In a follow-up blog posting, Texas Watchdog’s Steve Miller quoted what he described as Locke’s “boilerplate response” to questions the Web publication submitted for its story of last week:
When I am mayor every decision I make will be based solely on what is best for Houstonians. I am proud of the broad coalition of support I enjoy in this race, but when I am elected my only debt will be to the city of Houston.Was that the entirety of his response? Not to be gratuitously crude, but that's some weak-ass shit, as the kids say.
Miller goes on to add
The city has some formidable power with regard to the authority, in that it appoints board members that shape its direction — which, in turn, affects taxpayers when a situation such as the possible use of public money to cover a bond-related shortfall arises. The story is a blue-skyer that we feel should be out there, akin to the items anyone should take into account before making a big decision. In this case, the voters can now add this to the list of “what ifs” before they make their final choice on Nov. 3.Hear, hear. And there’s more to it than that: What exactly is Locke’s financial arrangement with Andrews Kurth as of this moment (a question we believe that only Locke can answer, although if we're not mistaken all candidates for city office are supposed to have filed some general personal financial disclosure that covers the previous calendar year). And what would be his relationship with the firm if he’s elected mayor? (We presume he’d sever all relations, but we shouldn’t be too presumptuous.) Under a Locke mayoralty, would Andrews Kurth continue as general counsel to the Sports and Metropolitan Transit authorities, over whose boards the mayor, by virtue of his appointments, has, as Texas Watchdog put it, formidable power? Would Andrews Kurth act as counsel for city of Houston bond issues? And finally, would Locke plan to return to the firm after he’s done being mayor?
These questions should have been pitched at Locke months ago, but they’re clearly fair game now in light of the candidate’s TV ad, wherein Locke is identified as a “businessman” who “helped revitalize our downtown communities, creating thousands of god-paying jobs,” a claim accompanied by video of Metro’s rail line and Minute Maid Park. You can ignore the fact that neither of these projects is what you would call a triumph of free enterprise, or even what you would ordinarily call "business," and you can look the other way from the dubious assertion that these and other projects have created “thousands of good-paying jobs” (must be the magical “multiplier effect”). But it’s hard to get past the cold fact that Gene Locke is a lawyer, not a businessman, and what he “creates” is billable hours.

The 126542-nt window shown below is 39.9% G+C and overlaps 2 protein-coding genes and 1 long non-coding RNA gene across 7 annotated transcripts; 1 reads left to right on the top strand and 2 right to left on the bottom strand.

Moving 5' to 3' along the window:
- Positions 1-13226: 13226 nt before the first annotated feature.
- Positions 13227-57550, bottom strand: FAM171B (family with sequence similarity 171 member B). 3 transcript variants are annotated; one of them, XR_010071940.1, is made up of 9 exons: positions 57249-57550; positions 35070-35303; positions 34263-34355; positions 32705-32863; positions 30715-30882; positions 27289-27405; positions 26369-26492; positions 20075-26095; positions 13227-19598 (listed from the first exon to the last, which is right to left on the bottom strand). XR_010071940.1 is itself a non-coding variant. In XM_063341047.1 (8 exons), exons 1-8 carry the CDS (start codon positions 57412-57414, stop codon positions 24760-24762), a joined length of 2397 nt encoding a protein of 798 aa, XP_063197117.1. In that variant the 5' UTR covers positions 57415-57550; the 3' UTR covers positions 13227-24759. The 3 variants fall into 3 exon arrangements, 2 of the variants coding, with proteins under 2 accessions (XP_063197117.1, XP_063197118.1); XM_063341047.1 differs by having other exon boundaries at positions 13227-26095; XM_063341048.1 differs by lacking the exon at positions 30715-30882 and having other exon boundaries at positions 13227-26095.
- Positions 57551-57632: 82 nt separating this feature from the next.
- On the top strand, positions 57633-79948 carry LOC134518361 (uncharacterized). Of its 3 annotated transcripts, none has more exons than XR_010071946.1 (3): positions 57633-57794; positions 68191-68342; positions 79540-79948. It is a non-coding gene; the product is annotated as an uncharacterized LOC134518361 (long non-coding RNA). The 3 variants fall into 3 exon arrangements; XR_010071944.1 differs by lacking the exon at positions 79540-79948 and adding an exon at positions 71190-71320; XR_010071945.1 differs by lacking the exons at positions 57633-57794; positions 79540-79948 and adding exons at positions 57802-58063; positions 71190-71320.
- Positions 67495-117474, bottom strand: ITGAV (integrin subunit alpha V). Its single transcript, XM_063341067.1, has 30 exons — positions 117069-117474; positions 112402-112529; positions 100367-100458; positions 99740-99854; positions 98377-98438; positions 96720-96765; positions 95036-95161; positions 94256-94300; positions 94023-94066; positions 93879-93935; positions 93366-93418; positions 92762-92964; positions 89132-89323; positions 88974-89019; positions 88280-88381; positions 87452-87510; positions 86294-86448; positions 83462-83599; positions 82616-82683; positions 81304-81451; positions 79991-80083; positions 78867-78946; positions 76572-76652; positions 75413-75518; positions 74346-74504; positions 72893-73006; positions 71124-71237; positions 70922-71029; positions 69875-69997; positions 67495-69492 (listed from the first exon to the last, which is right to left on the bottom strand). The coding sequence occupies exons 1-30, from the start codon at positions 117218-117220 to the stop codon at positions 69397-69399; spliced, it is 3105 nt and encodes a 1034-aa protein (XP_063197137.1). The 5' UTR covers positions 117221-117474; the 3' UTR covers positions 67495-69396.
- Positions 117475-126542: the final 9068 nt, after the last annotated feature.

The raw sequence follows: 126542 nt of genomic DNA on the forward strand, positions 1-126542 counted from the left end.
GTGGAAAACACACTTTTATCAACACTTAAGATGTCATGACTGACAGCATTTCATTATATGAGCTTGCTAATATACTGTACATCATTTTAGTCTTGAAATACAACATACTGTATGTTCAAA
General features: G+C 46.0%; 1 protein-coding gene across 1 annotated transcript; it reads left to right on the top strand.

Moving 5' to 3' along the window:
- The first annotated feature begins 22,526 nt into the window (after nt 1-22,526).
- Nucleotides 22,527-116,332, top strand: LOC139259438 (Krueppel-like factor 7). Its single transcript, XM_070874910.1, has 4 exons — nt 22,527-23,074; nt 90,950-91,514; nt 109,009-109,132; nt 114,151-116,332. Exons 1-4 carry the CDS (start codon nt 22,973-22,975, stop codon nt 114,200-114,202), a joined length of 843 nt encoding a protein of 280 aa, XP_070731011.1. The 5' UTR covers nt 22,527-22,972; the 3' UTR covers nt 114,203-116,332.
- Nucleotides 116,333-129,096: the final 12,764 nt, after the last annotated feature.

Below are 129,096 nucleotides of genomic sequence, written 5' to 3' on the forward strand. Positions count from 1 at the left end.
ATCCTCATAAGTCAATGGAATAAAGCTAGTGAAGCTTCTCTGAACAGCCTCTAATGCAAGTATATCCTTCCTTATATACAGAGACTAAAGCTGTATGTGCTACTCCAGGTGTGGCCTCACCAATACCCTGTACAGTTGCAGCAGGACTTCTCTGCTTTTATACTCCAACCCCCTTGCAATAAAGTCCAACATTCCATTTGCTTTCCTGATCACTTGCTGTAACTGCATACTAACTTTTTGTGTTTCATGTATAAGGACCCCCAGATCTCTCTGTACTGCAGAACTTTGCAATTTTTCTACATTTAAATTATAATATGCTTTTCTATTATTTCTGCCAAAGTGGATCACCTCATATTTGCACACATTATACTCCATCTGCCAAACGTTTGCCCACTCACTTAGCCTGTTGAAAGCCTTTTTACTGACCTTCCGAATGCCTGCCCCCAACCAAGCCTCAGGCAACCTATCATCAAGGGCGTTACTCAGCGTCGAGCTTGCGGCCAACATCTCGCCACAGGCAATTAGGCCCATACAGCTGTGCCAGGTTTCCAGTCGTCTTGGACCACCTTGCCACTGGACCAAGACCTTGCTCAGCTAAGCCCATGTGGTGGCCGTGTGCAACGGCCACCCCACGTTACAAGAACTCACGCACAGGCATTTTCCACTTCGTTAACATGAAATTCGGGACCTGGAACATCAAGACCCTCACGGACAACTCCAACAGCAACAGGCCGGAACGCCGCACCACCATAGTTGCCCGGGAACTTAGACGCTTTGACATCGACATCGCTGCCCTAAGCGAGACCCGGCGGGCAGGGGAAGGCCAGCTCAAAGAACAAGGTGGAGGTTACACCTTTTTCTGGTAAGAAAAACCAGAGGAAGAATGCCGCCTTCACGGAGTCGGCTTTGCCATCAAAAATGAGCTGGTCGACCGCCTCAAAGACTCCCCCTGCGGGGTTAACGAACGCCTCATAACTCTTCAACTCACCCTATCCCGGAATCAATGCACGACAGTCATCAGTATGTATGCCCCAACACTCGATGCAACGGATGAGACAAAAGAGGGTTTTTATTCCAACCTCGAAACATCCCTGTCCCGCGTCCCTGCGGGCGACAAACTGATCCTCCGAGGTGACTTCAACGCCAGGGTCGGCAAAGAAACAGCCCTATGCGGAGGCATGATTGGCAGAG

As you were, and carry on.
ADDENDUM: For what it's worth, Locke's latest campaign finance disclosure lists a $3,000 donation from California billionaire Phillip F. Anschutz of Anschutz Entertainment Group, 50-percent owner of the Dynamo and would-be promoter of the now-canceled but once-upcoming Michael Jackson tour. Locke reported receiving another $2,500 from Dynamo co-owner Brener Sports & Entertainment of Beverly Hills (the corporate PAC, we assume, although it's not listed as such) and $2,000 more from Brener-associated Oscar De La Hoya, a "self-employed boxer" from Los Angeles (and one of our favorite fighters of the past couple of decades) who has been reported to have some ownership interest in the local major-league soccer franchise. We know these are wholly meaningless and random acts of generosity and that all of these California-based parties are simply interested in enabling GOOD GOVERNMENT in Houston, Texas.